A look at the shareholders of 51 Credit Card Inc. (HKG:2051) can tell us which group is most powerful. Institutions often own shares in more established companies, while it’s not unusual to see insiders own a fair bit of smaller companies. I generally like to see some degree of insider ownership, even if only a little. As Nassim Nicholas Taleb said, ‘Don’t tell me what you think, tell me what you have in your portfolio.
With a market capitalization of HK$1.4b, 51 Credit Card is a small cap stock, so it might not be well known by many institutional investors. In the chart below, we can see that institutions are not really that prevalent on the share registry. We can zoom in on the different ownership groups, to learn more about 51 Credit Card.
What Does The Lack Of Institutional Ownership Tell Us About 51 Credit Card?
Institutional investors often avoid companies that are too small, too illiquid or too risky for their tastes. But it’s unusual to see larger companies without any institutional investors.
There are multiple explanations for why institutions don’t own a stock. The most common is that the company is too small relative to fund under management, so the institition does not bother to look closely at the company. On the other hand, it’s always possible that professional investors are avoiding a company because they don’t think it’s the best place for their money. 51 Credit Card’s earnings and revenue track record (below) may not be compelling to institutional investors — or they simply might not have looked at the business closely.
51 Credit Card is not owned by hedge funds. Hong Kong Xinhu Investment Co., Limited is currently the largest shareholder, with 18% of shares outstanding. Next, we have Haitao Sun and Tiantu Investments Limited as the second and third largest shareholders, holding 10% and 8.0%, of the shares outstanding, respectively. Haitao Sun also happens to hold the title of Chief Executive Officer.
A deeper look at our ownership data shows that the top 10 shareholders collectively hold less than 50% of the register, suggesting a large group of small holders where no one share holder has a majority.
While studying institutional ownership for a company can add value to your research, it is also a good practice to research analyst recommendations to get a deeper understand of a stock’s expected performance. As far I can tell there isn’t analyst coverage of the company, so it is probably flying under the radar.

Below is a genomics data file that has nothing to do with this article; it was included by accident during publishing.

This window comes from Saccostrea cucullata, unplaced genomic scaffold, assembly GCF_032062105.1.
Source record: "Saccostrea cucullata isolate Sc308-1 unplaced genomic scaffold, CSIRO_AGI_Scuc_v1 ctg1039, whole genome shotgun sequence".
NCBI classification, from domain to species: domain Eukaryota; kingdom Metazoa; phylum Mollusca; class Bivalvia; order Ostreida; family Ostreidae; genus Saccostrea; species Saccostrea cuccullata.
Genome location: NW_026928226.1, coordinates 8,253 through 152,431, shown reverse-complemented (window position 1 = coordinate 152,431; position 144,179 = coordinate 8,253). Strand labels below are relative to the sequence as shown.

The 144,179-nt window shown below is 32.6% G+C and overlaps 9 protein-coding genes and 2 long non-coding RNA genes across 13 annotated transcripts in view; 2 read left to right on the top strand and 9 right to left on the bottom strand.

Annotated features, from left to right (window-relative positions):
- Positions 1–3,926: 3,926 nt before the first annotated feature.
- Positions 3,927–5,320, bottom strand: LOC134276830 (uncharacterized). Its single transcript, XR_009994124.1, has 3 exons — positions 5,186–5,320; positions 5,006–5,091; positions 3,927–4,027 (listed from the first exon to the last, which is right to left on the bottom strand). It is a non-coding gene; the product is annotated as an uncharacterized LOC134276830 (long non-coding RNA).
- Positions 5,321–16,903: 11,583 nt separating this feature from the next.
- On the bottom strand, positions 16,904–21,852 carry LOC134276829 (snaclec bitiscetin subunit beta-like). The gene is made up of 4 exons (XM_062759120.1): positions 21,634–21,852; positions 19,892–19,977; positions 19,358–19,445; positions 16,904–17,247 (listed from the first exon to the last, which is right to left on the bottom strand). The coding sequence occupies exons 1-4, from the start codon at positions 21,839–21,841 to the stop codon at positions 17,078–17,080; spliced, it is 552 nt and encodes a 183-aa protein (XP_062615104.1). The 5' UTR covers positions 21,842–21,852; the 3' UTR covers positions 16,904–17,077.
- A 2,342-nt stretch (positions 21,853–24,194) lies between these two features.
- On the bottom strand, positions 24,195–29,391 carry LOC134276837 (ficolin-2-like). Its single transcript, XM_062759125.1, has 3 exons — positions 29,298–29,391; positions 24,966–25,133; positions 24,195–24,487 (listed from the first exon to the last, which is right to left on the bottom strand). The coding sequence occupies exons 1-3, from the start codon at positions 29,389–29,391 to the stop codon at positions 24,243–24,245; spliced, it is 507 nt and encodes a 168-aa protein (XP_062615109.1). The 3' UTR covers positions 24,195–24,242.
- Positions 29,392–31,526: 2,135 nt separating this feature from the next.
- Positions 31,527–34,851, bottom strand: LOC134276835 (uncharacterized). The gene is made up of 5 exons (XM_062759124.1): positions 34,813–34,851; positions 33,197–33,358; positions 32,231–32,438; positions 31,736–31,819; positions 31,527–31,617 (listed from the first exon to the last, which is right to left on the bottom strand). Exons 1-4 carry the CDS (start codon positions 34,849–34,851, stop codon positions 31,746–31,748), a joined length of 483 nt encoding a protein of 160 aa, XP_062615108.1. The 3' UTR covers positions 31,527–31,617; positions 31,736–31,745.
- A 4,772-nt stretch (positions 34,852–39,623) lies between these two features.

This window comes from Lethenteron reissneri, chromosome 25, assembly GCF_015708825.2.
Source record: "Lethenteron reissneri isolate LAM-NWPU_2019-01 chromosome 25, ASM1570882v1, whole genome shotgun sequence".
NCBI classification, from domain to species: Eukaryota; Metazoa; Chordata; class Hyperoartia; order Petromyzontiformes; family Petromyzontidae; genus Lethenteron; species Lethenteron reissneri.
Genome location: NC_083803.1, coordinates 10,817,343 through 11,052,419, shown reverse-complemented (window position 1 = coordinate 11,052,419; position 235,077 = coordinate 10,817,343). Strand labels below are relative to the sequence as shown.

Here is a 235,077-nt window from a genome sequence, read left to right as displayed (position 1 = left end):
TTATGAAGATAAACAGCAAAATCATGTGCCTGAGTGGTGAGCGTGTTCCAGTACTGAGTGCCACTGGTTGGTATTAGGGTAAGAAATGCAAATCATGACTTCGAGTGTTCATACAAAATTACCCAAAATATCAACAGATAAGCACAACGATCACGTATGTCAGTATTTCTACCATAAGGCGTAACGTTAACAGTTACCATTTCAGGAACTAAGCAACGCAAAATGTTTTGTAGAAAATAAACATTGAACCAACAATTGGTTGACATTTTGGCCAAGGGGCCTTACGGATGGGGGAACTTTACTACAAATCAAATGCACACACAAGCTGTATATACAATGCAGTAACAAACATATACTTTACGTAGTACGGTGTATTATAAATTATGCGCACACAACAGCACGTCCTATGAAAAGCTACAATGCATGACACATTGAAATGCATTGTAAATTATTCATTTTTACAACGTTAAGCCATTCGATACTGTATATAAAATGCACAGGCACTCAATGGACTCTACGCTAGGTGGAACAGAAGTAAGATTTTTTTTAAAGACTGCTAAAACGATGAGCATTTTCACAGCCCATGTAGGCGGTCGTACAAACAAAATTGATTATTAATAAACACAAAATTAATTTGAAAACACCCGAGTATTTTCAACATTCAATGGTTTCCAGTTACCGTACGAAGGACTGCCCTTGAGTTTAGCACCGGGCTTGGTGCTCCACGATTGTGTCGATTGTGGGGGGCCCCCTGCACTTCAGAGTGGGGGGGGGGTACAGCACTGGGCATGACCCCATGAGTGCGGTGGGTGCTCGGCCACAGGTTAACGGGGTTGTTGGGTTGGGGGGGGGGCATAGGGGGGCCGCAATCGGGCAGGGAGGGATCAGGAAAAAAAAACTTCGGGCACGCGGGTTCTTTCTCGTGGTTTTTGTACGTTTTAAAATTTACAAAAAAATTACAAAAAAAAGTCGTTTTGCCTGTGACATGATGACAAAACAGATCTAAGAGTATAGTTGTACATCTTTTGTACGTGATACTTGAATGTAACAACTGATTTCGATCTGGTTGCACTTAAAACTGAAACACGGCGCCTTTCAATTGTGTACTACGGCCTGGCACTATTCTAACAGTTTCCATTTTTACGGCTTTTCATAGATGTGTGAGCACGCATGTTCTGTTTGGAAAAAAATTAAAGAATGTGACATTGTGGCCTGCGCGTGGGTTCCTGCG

Insider Ownership Of 51 Credit Card
The definition of an insider can differ slightly between different countries, but members of the board of directors always count. Management ultimately answers to the board. However, it is not uncommon for managers to be executive board members, especially if they are a founder or the CEO.
Most consider insider ownership a positive because it can indicate the board is well aligned with other shareholders. However, on some occasions too much power is concentrated within this group.
Our information suggests that insiders maintain a significant holding in 51 Credit Card Inc.. It has a market capitalization of just HK$1.4b, and insiders have HK$138m worth of shares in their own names. This may suggest that the founders still own a lot of shares. You can click here to see if they have been buying or selling.
General Public Ownership
The general public — mostly retail investors — own 55% of 51 Credit Card. This level of ownership gives retail investors the power to sway key policy decisions such as board composition, executive compensation, and the dividend payout ratio.
Private Equity Ownership
With an ownership of 18%, private equity firms are in a position to play a role in shaping corporate strategy with a focus on value creation. Some might like this, because private equity are sometimes activists who hold management accountable. But other times, private equity is selling out, having taking the company public.
Private Company Ownership
Our data indicates that Private Companies hold 17%, of the company’s shares. It’s hard to draw any conclusions from this fact alone, so its worth looking into who owns those private companies. Sometimes insiders or other related parties have an interest in shares in a public company through a separate private company.
I find it very interesting to look at who exactly owns a company. But to truly gain insight, we need to consider other information, too. Case in point: We’ve spotted 3 warning signs for 51 Credit Card you should be aware of, and 1 of them is concerning.
Of course, you might find a fantastic investment by looking elsewhere. So take a peek at this free list of interesting companies.
NB: Figures in this article are calculated using data from the last twelve months, which refer to the 12-month period ending on the last date of the month the financial statement is dated. This may not be consistent with full year annual report figures.
If you spot an error that warrants correction, please contact the editor at email@example.com. This article by Simply Wall St is general in nature. It does not constitute a recommendation to buy or sell any stock, and does not take account of your objectives, or your financial situation. Simply Wall St has no position in the stocks mentioned.
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